World Environment Day: Championing clean energy post COVID-19

Blog COVID-19, Cities, Energy, Climate change, Air pollution, coronavirus, Oil prices, Renewables, Clean energy and Solar energy

Combating climate change and ensuring clean air for all is an interdependent effort. As developing country governments electrify their populations, renewable energy offers a range of clean ways of doing so. The recent plunge in energy demand and oil prices, which threatens to reverse recent gains in renewables, should not act as a barrier to transitions towards clean energy generation. I outline three actions developing country government can take during this season, to encourage continued clean energy sources.

Clean energy for electrification

Economic growth requires households and firms to have access to affordable, reliable, sustainable, and modern energy services (UN Sustainable Development Goal 7). However, approximately one billion people, mainly located in South Asia and sub-Saharan Africa, do not have access to electricity in their homes. Many developing countries are making significant efforts to connect their population to energy supplies. Sub-Saharan Africa and South Asia have an immensely favourable environment for renewables. For example, sub-Saharan Africa is estimated to have 474 gigawatts of potential hydropower, wind, and geothermal capacity, and 11 terawatts of potential solar capacity (McKinsey 2015).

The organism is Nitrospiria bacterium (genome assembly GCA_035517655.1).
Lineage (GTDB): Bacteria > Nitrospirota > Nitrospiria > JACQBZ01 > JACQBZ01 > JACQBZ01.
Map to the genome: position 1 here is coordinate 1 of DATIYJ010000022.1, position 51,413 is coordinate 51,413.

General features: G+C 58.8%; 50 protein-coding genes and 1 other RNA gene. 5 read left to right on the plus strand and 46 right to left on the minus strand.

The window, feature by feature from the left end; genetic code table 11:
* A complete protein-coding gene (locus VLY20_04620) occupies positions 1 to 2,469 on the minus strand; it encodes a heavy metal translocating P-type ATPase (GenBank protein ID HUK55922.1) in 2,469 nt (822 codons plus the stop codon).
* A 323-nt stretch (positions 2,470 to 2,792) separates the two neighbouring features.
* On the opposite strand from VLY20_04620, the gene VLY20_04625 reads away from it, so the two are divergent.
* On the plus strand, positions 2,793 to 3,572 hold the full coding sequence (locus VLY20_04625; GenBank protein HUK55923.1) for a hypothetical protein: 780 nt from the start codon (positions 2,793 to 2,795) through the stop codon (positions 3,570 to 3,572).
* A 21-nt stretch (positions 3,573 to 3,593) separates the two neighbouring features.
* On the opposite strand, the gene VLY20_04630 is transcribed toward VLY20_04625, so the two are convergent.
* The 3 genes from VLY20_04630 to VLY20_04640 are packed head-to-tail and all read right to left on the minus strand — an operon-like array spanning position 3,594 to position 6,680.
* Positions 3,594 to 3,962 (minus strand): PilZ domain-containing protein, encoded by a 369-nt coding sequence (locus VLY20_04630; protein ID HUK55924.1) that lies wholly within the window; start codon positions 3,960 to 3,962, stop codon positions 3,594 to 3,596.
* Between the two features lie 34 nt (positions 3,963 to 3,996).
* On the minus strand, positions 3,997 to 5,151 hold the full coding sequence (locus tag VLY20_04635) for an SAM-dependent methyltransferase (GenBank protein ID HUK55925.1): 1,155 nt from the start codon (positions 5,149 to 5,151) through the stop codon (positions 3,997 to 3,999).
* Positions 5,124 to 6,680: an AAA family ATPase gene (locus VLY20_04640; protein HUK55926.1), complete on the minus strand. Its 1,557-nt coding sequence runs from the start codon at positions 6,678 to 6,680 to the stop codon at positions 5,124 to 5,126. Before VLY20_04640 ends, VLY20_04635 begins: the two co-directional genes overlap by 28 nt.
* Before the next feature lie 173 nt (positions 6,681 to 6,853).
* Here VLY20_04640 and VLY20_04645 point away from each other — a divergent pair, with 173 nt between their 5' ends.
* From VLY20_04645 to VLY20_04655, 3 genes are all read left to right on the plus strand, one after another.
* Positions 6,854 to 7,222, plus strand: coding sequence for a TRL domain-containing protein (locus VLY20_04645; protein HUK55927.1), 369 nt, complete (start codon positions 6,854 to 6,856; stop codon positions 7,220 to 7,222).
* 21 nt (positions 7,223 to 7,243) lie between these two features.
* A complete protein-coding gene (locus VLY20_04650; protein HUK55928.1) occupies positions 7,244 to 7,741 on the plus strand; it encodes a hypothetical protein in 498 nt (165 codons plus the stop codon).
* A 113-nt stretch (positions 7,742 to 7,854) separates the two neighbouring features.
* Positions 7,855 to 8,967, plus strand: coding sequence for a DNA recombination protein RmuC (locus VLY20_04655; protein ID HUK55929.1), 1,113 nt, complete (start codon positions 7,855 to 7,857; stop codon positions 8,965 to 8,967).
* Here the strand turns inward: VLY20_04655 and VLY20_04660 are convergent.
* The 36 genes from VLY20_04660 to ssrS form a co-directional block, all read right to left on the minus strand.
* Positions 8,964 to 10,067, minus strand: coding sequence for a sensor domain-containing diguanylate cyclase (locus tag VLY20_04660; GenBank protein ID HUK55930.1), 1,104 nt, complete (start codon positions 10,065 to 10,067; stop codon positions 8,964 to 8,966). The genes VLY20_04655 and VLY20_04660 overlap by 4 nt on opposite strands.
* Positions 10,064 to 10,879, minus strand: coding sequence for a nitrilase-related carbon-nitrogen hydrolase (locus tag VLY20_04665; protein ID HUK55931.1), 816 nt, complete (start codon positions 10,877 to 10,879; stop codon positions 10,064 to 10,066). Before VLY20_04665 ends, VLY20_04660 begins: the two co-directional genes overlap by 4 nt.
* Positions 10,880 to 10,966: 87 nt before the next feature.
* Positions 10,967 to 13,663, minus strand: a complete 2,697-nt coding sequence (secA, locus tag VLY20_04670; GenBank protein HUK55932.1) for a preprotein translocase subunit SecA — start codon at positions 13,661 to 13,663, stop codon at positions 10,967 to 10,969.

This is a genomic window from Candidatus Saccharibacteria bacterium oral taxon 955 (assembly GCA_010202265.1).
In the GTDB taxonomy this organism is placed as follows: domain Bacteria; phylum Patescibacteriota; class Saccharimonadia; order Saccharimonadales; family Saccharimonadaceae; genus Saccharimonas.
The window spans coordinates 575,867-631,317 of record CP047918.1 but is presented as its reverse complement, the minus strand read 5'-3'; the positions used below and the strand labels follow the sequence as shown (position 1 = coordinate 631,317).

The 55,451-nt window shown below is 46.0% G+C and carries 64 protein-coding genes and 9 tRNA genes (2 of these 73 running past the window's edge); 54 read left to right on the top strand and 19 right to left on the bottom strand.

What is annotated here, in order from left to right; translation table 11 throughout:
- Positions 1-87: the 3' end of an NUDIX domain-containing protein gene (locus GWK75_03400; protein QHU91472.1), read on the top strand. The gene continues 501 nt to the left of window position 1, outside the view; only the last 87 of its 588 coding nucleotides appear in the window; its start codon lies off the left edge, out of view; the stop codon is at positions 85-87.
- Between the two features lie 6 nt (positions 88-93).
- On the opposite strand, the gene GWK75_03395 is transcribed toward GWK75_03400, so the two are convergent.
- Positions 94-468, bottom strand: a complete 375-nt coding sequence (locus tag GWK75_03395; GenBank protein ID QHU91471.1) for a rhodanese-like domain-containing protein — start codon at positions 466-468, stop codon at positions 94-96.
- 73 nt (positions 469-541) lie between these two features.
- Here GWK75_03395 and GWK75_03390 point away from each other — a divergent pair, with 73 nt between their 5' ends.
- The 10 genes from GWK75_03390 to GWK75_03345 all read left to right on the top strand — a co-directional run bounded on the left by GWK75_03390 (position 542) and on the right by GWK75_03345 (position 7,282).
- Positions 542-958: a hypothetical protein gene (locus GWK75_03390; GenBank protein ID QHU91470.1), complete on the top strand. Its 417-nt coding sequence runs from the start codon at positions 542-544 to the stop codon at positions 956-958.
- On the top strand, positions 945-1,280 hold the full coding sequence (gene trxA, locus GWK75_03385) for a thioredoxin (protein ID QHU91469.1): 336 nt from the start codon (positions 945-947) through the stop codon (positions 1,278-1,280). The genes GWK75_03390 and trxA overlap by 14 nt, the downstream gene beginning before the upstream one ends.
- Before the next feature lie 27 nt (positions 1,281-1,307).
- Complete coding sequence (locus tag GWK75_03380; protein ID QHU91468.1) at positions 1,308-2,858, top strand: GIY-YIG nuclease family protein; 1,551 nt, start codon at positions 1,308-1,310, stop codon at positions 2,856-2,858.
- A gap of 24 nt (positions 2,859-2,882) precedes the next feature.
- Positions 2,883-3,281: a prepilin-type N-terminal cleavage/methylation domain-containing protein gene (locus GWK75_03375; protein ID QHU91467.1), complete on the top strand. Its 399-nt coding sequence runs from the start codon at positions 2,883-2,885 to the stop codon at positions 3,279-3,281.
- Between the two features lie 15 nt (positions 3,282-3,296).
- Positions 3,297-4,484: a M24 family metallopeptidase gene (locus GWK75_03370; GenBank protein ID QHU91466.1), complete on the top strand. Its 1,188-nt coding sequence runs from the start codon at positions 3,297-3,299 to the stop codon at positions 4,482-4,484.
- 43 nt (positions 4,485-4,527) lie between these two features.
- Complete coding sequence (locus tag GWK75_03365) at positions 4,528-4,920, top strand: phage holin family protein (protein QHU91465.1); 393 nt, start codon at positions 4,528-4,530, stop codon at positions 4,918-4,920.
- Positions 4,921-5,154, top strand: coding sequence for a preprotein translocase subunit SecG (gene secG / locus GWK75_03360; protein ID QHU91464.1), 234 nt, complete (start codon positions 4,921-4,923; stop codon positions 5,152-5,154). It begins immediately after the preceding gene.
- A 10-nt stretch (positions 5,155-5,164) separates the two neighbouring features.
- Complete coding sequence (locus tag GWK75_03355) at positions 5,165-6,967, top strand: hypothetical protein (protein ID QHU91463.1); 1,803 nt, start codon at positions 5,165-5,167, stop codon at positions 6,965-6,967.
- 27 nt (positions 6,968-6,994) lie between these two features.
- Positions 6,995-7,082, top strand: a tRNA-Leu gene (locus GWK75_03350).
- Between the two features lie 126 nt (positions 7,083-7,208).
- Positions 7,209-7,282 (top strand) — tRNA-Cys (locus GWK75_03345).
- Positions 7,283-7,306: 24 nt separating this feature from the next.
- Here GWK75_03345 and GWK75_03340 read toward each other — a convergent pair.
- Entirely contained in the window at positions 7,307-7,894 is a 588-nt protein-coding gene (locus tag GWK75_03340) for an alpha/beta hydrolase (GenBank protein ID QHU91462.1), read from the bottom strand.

Despite this advantage and some modest progress, there are still political, technical, and economic barriers preventing renewables from contributing a substantial share of energy supply relative to fossil fuels. This leaves many countries dependent on fossil fuels to generate energy and meet growing demand, which causes air pollution and threatens the health and wellbeing of their people.  Air pollution is responsible for approximately seven million premature deaths every year. The WHO estimates nine out of ten people worldwide breathe air containing levels of pollutants above recommended standards, with low- and middle-income developing countries suffering from the highest exposures. Renewable energy generation is necessary to continue transitions away from dependence on fossil fuels and improve the health and wellbeing of all.

Remain committed to transition

The International Energy Agency estimates this year will be the first in 20 years where there is a decline in the number of new renewable-power installations worldwide. This is because of a delay in construction activities driven by COVID-19 containment measures. Global demand for oil has also decreased by almost 5% in the first quarter of 2020. This has led to crude oil prices falling by 39.6% in March and a further 34.8% in April month on month, to $21 per barrel. The decline in oil prices are temporary and will bounce back as global economic activity picks up. Governments should therefore resist the temptation of delaying the transition away from dependence on fossil fuels.

Moreover, inclusive of social costs, the additional burden incurred from energy generation through fossil fuels, even with low oil prices, far exceeds costs of renewables. Therefore, remaining loyal to commitments to take cleaner roads to energy consumption is both beneficial and efficient. Long-sighted governments will use this window of opportunity for reform, such as fuel subsidy removal, to release immediate resources and redistribute funds to investments that maximise benefits, such as renewables.